Change Your Image
Upload An Image
Crop And Save
Der Nachtmahr (2015)
Mind the strobe! (and beware of sordid, surreptitious sound frequencies)
I watched Der Nachtmahr as part of the Glasgow Youth Film Festival, and enjoyed it very much. Depending how you look at it, it's a monster film or a coming-of-age drama. The film blends both in a smooth way, which introduces clever twists and fresh takes that will appeal to fans of both genres.
Carolyn Genzkow delivers a striking performance that clearly marks the many stages in the struggles of Tina, the protagonist, against the challenges of growing up alienated and misunderstood in 2010s Berlin. Commonplace locations come across as eye-catching visuals because of the lavish cinematography, matched by a booming club soundtrack. Likewise, it's always a pleasure to see Kim Gordon on screen, and an even greater one to hear her voice (the Sonic Youth vocalist has a minor role in the film as an English language teacher discussing William Blake with her students).
Der Nachtmahr is one of those films that don't give you a fully rounded, unequivocal plot with a nifty moral message attached. It requires you to think about it and come up with your own interpretations. That's what makes it so enjoyable to watch: the characters, situations and outcomes are very powerful, and fun to explore as you put them together to understand their significance.
If you're expecting flashy CGI peppered with jump scares, or schmaltzy self-help masquerading as fiction, you won't find it here. Der Nachtmahr is a poetic, low-key movie about monsters, whether real or perceived. The dangerous sound frequencies it warns you about in an introductory disclaimer are probably no more hazardous than those in Lou Reed's Metal Machine Music, but be careful with the flickering lights of the club scenes: a friend of mine came along and had to leave after five minutes to get some paracetamol. And he's not even epileptic (it was just a petit mal migraine, though, no more).
Tem Gringo no Morro (2013)
Very good film showing both sides of the Anthropological Tourism industry
If you've been around developing countries, you've probably seen foreign tourists visiting underprivileged areas. They often spend good money that boosts trade in those places, but quite a few people consider that kind of attention a dismissive activity that reduces locals to mere spectacle for wealthy globetrotters trying to look smart or socially aware. Is tourism beneficial for poverty-stricken areas?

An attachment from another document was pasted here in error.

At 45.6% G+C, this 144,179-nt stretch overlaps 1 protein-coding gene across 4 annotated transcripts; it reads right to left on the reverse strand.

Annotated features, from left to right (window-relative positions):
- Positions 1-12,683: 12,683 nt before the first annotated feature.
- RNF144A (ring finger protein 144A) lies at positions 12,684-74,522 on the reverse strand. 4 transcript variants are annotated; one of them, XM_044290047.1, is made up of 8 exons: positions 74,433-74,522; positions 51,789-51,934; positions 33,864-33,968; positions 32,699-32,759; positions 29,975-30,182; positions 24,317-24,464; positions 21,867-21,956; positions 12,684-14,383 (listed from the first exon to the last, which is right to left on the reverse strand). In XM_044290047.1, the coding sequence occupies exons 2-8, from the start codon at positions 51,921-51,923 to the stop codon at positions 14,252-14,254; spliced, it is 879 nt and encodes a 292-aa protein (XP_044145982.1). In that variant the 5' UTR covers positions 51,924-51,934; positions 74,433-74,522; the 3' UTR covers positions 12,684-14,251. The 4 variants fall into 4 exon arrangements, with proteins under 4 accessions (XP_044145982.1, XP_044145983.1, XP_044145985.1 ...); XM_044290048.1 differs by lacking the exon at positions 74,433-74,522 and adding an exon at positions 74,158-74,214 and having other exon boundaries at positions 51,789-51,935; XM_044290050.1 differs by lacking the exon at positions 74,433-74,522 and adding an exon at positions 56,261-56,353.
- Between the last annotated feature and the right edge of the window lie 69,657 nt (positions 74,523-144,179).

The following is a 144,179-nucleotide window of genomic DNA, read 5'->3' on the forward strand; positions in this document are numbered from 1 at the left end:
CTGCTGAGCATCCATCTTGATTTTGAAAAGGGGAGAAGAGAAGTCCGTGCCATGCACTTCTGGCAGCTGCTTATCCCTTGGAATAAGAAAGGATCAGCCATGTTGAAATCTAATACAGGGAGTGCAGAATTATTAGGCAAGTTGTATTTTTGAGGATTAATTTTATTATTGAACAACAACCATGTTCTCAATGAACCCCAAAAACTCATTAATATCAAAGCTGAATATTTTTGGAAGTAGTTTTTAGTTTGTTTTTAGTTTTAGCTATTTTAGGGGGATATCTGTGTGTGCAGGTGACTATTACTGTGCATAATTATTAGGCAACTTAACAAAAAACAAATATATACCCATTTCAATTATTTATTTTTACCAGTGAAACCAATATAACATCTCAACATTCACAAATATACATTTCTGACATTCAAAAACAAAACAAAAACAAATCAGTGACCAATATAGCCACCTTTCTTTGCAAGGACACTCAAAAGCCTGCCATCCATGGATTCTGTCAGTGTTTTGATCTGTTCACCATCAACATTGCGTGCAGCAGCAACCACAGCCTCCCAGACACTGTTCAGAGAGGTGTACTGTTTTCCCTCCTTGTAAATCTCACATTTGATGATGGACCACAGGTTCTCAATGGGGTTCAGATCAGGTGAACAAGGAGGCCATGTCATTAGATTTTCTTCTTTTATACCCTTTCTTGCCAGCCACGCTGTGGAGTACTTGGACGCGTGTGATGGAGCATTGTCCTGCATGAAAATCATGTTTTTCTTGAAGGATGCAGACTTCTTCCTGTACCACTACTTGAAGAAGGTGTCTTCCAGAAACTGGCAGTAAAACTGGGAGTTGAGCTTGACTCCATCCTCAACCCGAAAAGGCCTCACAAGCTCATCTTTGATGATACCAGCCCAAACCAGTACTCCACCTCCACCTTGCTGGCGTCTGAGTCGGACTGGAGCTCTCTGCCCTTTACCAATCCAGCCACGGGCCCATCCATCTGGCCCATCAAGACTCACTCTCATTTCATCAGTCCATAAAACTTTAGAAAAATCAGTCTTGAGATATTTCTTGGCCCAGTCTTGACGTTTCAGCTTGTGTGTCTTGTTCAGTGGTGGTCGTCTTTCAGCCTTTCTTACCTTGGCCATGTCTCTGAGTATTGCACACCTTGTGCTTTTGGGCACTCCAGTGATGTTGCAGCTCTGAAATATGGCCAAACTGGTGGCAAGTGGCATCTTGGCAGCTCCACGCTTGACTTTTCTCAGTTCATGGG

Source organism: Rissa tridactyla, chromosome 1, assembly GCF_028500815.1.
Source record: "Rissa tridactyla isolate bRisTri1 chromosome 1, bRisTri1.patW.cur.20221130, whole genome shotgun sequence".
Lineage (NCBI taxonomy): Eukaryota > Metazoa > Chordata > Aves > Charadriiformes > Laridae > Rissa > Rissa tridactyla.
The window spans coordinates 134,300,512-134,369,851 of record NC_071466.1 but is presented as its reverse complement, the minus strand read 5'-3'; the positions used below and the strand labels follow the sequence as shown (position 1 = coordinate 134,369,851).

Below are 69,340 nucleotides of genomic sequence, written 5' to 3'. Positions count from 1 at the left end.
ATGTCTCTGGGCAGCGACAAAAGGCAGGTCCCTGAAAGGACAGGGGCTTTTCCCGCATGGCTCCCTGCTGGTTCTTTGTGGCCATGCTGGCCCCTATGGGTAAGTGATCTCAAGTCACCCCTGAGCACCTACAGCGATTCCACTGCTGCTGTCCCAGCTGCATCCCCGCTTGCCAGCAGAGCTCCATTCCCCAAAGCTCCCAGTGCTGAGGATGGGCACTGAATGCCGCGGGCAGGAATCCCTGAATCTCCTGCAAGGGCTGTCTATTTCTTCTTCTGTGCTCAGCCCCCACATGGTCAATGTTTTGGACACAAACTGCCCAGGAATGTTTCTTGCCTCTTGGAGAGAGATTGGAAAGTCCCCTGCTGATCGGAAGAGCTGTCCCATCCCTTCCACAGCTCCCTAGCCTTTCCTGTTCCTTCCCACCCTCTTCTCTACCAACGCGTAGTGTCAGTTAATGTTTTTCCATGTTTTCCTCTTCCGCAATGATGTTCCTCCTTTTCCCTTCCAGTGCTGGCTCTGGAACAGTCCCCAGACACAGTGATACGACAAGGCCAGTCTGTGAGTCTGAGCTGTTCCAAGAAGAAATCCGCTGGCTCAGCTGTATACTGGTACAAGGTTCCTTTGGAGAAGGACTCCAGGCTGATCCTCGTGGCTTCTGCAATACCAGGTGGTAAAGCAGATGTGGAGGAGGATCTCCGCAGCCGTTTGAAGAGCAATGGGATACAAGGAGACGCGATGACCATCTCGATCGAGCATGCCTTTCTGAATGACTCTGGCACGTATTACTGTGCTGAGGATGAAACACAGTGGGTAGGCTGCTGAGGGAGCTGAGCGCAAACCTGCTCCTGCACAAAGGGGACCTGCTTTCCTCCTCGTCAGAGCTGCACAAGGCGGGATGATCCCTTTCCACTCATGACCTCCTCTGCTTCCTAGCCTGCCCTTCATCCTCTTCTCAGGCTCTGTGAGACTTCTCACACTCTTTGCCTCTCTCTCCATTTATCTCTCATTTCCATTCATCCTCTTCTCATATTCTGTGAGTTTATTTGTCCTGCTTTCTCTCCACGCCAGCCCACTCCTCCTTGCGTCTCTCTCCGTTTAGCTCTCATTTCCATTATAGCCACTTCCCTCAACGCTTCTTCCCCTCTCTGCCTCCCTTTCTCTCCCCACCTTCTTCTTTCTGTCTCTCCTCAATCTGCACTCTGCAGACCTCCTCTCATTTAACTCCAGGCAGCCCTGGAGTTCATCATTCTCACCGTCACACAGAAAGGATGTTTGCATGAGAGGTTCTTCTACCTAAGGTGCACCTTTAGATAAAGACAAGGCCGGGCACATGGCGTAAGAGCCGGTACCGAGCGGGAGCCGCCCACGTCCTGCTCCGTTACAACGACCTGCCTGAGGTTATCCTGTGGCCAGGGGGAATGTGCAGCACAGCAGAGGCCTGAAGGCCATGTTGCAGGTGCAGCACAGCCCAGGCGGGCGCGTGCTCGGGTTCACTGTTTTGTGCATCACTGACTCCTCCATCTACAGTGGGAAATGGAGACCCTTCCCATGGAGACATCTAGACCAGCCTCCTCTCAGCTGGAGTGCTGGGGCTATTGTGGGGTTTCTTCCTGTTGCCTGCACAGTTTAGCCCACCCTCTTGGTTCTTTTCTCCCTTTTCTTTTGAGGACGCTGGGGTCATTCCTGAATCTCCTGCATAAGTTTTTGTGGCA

"Tem Gringo no Morro" (AKA "Gringo on Slum") answers that question with authentic on-location footage from Rocinha in Rio, Brazil, and excellent interviews with both locals and visitors, including tour guides and community leaders who actively promote and profit from foreigners' visits.
Mixing human interest and socially engaged journalism, the movie offers an in-depth look at the industry and the concrete, often amusing experiences of locals and tourists. It is a clever and thorough account of an economic reality that remains largely underexposed, and an enjoyable, thought-provoking film to watch. As a film editor who's worked on documentaries myself, I know that is quite an achievement for a documentary that lasts less than half an hour. Whether you find this online, on TV or at some festival, give it a go.
La cena (1998)
Pure Poetry - great art and great entertainment, hand in hand
This film is no small feat, by most criteria. There is not one scene, one piece of dialogue that doesn't work perfectly in its own right and in relation to the broader context of the movie. All characters are solidly conceived and utterly believable, and the flawless, well-measured acting of the WHOLE cast render them authentic and charismatic.
Depicting simply a night at a traditional Italian restaurant, the movie doesn't have a major unifying plot. It never needed one in the first place. The situations particular to each group of characters, to each table, are more than enough to keep the audience following the action flow through the place. The viewer's attention is held at peak throughout the whole movie, from beginning to end, which is a very rare and amazing achievement for any film. Even more amazing a feat it is for a movie which happens in one single place, with no more than a restaurant's few facilities for the action to spread.